Up until Lincoln’s war, the states assumed they had the right to leave the Union, and, in fact, they did have that right. Neither the 1777 Articles of Confederation nor the 1789 U.S. Constitution prohibited secession.
Slavery was not the reason for the War Between the States. Lincoln had other motives when he provoked the Confederacy into firing on federal tax collectors at Fort Sumter in South Carolina, which he used as an excuse to launch a full scale, horrific war. No one had been killed or injured at Fort Sumter, incidentally. Lincoln wanted to prevent secession at whatever cost because his primary goal was retaining the tax revenue from the Southern States. This conflicted with the hypocritical political rhetoric he directed at President Polk, when he said to Congress, “Any people anywhere, being inclined and having the power, have the right to rise up and shake off the existing government….”
If the Southern states had seceded, their low taxes would have siphoned European trade from the North. Lincoln believed in increasing a nation’s wealth by government regulation and tax subsidies for the country’s commercial interests. He was what economists call a mercantilist.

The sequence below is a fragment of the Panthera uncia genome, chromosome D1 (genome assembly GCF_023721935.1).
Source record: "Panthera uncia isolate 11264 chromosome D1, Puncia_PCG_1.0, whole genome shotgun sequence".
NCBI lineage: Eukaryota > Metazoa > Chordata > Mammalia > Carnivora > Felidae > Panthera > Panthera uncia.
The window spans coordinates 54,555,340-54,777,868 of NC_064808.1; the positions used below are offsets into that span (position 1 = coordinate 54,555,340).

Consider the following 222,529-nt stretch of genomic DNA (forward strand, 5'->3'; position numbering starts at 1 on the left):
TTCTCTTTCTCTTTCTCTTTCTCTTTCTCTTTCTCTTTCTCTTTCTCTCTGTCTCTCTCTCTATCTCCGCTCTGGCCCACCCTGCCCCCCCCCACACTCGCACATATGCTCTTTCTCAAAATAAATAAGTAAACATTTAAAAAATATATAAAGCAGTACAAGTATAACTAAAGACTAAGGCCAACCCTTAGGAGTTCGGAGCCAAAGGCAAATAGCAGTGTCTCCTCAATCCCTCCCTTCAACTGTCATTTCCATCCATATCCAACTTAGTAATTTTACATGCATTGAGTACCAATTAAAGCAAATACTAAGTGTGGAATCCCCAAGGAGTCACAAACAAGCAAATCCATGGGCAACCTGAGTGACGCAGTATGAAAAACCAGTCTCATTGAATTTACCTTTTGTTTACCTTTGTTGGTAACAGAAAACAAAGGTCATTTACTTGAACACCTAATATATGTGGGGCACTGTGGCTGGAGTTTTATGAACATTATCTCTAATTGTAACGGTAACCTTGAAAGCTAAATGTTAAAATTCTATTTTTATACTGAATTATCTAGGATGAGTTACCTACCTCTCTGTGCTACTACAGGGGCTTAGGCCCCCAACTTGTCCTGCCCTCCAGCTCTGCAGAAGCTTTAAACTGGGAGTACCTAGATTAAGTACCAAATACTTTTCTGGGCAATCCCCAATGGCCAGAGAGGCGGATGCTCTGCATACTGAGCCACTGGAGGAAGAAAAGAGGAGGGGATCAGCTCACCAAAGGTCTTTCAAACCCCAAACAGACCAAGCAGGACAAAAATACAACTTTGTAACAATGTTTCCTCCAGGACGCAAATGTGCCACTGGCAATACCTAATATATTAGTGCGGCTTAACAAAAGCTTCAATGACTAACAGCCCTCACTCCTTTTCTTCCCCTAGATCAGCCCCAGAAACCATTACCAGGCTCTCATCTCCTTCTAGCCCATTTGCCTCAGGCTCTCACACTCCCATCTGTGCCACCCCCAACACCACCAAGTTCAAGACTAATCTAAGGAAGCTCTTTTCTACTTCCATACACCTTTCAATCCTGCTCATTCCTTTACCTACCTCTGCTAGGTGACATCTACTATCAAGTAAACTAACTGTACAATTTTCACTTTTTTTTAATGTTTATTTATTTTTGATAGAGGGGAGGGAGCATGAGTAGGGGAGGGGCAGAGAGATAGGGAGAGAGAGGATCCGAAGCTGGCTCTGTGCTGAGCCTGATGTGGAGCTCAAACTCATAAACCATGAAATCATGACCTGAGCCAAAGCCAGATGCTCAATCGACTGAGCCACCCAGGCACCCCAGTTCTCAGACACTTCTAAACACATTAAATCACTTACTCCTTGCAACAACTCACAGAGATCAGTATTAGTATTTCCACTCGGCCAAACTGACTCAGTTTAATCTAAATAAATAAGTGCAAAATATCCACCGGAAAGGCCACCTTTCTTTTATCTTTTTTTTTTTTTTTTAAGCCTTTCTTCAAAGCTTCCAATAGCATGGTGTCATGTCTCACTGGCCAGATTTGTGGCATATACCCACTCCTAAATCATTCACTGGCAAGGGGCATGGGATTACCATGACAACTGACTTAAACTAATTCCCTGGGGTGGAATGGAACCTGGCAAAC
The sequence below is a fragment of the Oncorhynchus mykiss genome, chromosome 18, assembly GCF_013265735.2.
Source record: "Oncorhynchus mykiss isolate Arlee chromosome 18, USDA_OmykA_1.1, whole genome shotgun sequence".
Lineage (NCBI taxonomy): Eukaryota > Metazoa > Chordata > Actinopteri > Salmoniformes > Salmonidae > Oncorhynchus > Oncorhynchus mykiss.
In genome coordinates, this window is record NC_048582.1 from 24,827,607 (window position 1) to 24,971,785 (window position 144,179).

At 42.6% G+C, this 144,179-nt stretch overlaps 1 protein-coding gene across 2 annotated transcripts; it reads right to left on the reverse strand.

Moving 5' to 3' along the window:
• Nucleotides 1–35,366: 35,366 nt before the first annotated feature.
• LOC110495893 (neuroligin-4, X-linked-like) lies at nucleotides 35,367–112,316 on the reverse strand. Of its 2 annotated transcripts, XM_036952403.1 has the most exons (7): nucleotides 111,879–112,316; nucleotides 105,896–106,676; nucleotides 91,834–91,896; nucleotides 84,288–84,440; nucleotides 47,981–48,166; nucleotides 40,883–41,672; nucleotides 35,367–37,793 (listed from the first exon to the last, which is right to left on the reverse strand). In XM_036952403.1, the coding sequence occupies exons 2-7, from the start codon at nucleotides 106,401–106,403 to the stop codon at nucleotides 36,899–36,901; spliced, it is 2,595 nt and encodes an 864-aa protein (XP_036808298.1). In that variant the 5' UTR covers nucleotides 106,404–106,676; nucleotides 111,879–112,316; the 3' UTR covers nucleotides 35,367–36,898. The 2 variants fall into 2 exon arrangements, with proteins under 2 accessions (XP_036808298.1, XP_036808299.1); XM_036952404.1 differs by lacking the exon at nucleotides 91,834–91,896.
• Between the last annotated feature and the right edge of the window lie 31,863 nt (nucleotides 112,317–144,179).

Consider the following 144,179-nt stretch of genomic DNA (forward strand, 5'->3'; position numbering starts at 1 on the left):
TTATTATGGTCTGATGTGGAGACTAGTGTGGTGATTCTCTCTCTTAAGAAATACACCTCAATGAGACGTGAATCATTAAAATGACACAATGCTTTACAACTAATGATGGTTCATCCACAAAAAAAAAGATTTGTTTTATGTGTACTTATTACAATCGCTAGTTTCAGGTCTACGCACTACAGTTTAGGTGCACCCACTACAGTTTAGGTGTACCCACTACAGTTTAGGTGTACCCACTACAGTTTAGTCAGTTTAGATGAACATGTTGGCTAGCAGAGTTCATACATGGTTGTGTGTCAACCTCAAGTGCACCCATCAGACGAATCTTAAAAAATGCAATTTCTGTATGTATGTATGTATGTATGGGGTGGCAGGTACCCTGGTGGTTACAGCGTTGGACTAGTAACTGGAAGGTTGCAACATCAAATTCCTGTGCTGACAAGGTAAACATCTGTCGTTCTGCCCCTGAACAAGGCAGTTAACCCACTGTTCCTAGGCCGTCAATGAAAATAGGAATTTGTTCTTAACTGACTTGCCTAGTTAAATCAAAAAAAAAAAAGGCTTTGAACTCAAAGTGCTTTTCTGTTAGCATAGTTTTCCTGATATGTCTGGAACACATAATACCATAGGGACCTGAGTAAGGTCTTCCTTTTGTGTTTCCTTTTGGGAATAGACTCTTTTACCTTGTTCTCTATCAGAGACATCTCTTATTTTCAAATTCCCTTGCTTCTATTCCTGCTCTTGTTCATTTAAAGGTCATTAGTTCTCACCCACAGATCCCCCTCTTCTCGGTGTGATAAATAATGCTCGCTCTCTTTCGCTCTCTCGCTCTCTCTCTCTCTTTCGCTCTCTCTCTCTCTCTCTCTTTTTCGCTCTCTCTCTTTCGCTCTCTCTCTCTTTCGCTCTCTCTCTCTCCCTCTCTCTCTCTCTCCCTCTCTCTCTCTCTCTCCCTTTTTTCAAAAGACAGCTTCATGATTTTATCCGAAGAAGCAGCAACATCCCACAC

Slaves were not important to Lincoln except as propaganda. Lincoln considered them intellectually inferior to Caucasians and wanted to relocate them to Central America. When told repeatedly that slaves said they preferred to remain in the South, Lincoln was mystified and put his relocation plan on hold.
He stated, “My paramount object in this struggle is to save the Union, and is not either to save or to destroy slavery.” As to why he had Southern ports blocked in 1861, he remarked, “The collection of the revenue cannot be effectually executed” in the states that had seceded.
After numerous federal defeats, federal forces finally had a victory, and only then did Lincoln issue the Emancipation Proclamation, which was both an act of war and propaganda.
The cost of holding the “Union” together by military force was horrendous. Recently, research published in the journal Civil War History by SUNY—Binghamton professor J. David Hacker revised the death toll upward from 620,000 to 750,000 or even as high as 850,000.
The damage Lincoln caused to the Constitution was equally harsh. He gutted the Ninth and Tenth Amendments to the U.S. Constitution, imprisoning thousands of northerners, shutting down dozens of newspapers, locking up the Maryland legislature and issuing an arrest warrant for the Chief Justice of the U.S. Supreme Court. He steamrolled over anyone who opposed his policies, citing his war powers.
Did Lincoln “save the Union”? His use of military force against the peaceful secession of Southern states destroyed the Union that was a voluntary association of States that delegated limited, enumerated powers to the federal government.
Excerpts taken from Lincoln Unmasked, by Thomas J. DiLorenzo, and Lincoln, by Gore Vidal.